Friday, December 29, 2006

Doom! Hass! Tak! Together!

I take a break from the chronological order of the trip to talk about how a group of 40 Jews in about 5 days became a group of 40 very good friends.

Bonding as a group had a profound effect on the Birthright experience. Many people on the trip were like me - coming alone and on the assumption that I would meet people. But this doesn't happen automatically, and I will admit that I had my doubts in the early days of the trip about the group as a whole. Today, I can't believe I'm writing that sentence, because I can't get enough of the post-trip emails and the plans for more reunions and get-togethers like the one we had this past Saturday night.

How did it happen? Foremost, our guide, Ran, gave us an identity. We couldn't be Israel Experts Discover Israel 22+ Bus 2 because that doesn't fit on a t-shirt. And we couldn't be Bus 2, because that implies that there's some group that's better than we are. And so, we are "Double One." How Double One grew into its new identity was the result of a very carefully constructed chemical reaction that went something like this:

First, we Drum.

Night 2 at Kibbutz Gonen featured a lesson in Darbouka playing. The Darbouka is a traditional Arab drum played to perfection by our instructor for us, as well as for the Israeli Philharmonic Orchestra. He also does Jewish summer camps and, of course, Bar Mitzvahs.

Sitting in a circle, each with our own drum, I watched as our group gave this man its undivided attention, getting more and more enthusiastic about the music we were making together. It began with a simple beat in the center of the drum, the Doom! Then the Tak, a higher-pitched rap on the rim. And finally the Hass, a quiet muted thud on the upper rim of the Darbouka. The actual musicians among us took an immediate liking and found they had a knack for this drum. But they had nothing on our instructor, who took the time to show off.

At the beginning of the lesson, we were told that CDs were available, and many of us scoffed at the idea. At the end of the lesson, we bought everything he had. One of us even took home an actual Darbouka (I got one for my brother, Adam, later in the trip) What I saw here was that we were becoming comfortable with each other. There was no longer a concern that this was too cheesy, or that someone among us might think we're not cool or something.

Next, we Drink.

Yes, there was some alcohol involved in the process of becoming a group. But it wasn't just the mere act of drinking or getting drunk that brought the men and women of bus Double One together.

On night 2 at Kibbutz Gonen a group of three guys took advantage of the well-equipped accommodations and threw a "house party." Instead of being slave to the music, beer, and mixed company of the Kibbutz disco for a second night, we gathered cups, vodka, tapuzim (orange drink) and Israeli wine (a step above Manischevitz - a small step) from a mini-mart in the Golan Heights and brought it back to Cabin 109 for a Double One-only fiesta.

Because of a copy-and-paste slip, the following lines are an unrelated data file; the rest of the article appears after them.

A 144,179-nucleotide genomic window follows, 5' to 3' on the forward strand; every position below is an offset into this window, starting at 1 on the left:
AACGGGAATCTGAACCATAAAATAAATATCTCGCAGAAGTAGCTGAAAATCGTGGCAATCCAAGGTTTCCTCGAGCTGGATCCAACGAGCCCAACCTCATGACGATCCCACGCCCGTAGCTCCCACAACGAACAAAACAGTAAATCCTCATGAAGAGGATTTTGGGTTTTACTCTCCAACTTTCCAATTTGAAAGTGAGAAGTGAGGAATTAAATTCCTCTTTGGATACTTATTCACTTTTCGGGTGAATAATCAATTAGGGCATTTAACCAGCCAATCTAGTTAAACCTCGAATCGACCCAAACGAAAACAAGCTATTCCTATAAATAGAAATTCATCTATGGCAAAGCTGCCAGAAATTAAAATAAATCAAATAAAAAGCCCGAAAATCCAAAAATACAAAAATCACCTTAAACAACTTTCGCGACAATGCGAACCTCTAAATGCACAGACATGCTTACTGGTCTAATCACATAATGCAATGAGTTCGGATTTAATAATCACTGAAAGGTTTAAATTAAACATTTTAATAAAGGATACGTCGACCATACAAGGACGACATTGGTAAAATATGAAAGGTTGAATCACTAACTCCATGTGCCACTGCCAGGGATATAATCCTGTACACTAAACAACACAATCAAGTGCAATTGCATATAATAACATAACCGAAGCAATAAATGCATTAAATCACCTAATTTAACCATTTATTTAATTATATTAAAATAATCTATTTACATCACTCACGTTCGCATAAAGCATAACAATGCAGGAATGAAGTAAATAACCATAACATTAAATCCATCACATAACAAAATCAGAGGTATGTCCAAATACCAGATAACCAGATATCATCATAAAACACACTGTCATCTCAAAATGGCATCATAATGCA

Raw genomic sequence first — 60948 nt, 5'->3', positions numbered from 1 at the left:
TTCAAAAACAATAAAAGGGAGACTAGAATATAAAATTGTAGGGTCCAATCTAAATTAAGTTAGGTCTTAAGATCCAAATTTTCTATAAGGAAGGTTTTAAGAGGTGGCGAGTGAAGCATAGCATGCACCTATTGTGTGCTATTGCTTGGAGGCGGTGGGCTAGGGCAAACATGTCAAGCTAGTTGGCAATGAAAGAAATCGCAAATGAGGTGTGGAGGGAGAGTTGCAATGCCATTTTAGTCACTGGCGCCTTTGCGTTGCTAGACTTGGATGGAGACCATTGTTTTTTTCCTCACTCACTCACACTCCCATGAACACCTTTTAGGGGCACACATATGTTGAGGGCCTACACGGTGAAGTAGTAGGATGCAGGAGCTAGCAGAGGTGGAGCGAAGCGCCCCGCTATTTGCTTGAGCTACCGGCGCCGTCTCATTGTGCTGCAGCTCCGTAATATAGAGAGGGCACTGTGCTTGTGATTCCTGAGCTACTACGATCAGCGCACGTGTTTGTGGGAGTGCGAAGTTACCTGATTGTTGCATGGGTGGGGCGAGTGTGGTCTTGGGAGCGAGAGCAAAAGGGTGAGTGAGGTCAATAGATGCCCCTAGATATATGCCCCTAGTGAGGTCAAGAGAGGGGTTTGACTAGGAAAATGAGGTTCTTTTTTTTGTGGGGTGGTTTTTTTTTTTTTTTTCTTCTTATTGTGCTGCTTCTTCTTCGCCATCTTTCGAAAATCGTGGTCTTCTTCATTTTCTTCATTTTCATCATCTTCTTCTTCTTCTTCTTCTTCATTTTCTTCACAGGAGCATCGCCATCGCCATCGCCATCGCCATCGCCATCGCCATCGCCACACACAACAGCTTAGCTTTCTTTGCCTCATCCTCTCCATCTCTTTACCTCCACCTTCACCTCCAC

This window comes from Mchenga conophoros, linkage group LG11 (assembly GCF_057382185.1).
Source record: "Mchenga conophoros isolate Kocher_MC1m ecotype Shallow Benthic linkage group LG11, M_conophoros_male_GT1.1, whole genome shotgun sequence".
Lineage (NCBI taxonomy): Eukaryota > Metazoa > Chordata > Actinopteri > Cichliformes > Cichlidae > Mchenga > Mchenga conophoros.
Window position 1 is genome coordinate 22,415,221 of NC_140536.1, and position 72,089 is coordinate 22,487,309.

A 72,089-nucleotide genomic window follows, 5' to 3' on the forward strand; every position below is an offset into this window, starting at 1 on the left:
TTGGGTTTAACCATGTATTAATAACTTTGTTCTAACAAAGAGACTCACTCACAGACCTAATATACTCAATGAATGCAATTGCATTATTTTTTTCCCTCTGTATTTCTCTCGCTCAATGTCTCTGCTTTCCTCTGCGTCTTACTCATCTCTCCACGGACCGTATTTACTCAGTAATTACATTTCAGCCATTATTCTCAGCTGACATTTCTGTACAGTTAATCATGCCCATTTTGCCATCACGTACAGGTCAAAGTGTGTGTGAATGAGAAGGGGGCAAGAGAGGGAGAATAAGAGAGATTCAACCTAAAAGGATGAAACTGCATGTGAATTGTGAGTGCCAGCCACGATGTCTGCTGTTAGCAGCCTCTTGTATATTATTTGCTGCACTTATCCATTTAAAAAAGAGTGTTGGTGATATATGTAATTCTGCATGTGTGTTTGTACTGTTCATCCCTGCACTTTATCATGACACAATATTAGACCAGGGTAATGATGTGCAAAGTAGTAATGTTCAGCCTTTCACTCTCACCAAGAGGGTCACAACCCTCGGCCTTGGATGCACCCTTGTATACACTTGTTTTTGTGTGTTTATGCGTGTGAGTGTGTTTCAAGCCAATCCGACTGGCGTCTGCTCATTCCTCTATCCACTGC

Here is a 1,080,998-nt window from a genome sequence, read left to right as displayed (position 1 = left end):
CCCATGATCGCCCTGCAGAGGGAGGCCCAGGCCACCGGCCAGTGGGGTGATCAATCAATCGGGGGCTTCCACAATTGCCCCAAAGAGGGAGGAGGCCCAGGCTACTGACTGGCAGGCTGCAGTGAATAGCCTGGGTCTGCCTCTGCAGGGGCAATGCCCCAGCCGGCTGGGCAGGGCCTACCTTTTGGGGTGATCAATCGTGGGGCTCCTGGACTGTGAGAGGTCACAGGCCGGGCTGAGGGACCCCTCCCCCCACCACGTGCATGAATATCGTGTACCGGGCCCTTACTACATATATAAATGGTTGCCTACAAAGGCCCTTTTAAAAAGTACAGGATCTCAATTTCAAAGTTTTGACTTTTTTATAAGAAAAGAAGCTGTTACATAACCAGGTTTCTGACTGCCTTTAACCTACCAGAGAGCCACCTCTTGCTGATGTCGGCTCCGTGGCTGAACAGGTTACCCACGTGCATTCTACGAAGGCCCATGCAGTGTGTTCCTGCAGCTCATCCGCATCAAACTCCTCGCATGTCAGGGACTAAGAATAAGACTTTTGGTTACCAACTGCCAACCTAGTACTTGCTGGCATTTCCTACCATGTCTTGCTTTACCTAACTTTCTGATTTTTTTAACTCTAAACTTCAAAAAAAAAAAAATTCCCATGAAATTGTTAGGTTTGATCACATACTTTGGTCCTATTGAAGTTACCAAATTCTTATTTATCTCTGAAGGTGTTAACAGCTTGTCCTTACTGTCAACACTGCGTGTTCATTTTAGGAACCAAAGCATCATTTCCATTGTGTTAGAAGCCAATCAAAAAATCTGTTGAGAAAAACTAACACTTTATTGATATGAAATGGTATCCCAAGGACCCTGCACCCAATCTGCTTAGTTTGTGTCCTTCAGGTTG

Putting 40 Jews in a room with alcohol was a start, but it was the game of Kings-turned-never have I ever that destroyed whatever ice was left among us as a group. The game wore on, and we got more and more comfortable and revealed more and more about each other.

It turned out that the game was just the beginning. Once the game dissolved and we were through learning about the physics of dance-floor sex and exactly what type of disorderly conduct will get you arrested, the floodgates were opened. We were free to share anything with anyone at anytime, and I don't believe there is a truer definition of friendship than that.

But the process wasn't quite complete.

Then, we Dance!

Naturally, the events of the party in Cabin 109 were pieced together and re-examined the next day - a day that included a return to Zefat and a visit to an Israeli Arab village that was, for me, an unexpected highlight of the trip. (I'll come back to this, I promise)

By nightfall, we were in Tel Aviv and our trip was half over, amazingly. Candle lighting for night five of Chanukah was followed by a surprise Israeli dance lesson from Dani, one of our American staff.

There are two ways this dance lesson could have gone:
1. We all could have thought it was cheesy, that Dani was a total dork, and that we were too old, too cool, too whatever, to have any fun with a silly Israeli dance. You mean, we're in Tel Aviv and instead of going out, we're in the basement of a hotel doing this??

2. We could learn the dance, get really into it and have a lot of fun.

I think earlier in the trip the possibility of #1 was much greater. But by Tel Aviv, after the Darbouka and the Never Have I Ever, nobody was too cool for a little Israeli dancing.
So we got into it, big time. The spirit in that room was awesome. And I don't think I ever thought I could have so much fun Israeli dancing, and I think everyone would agree.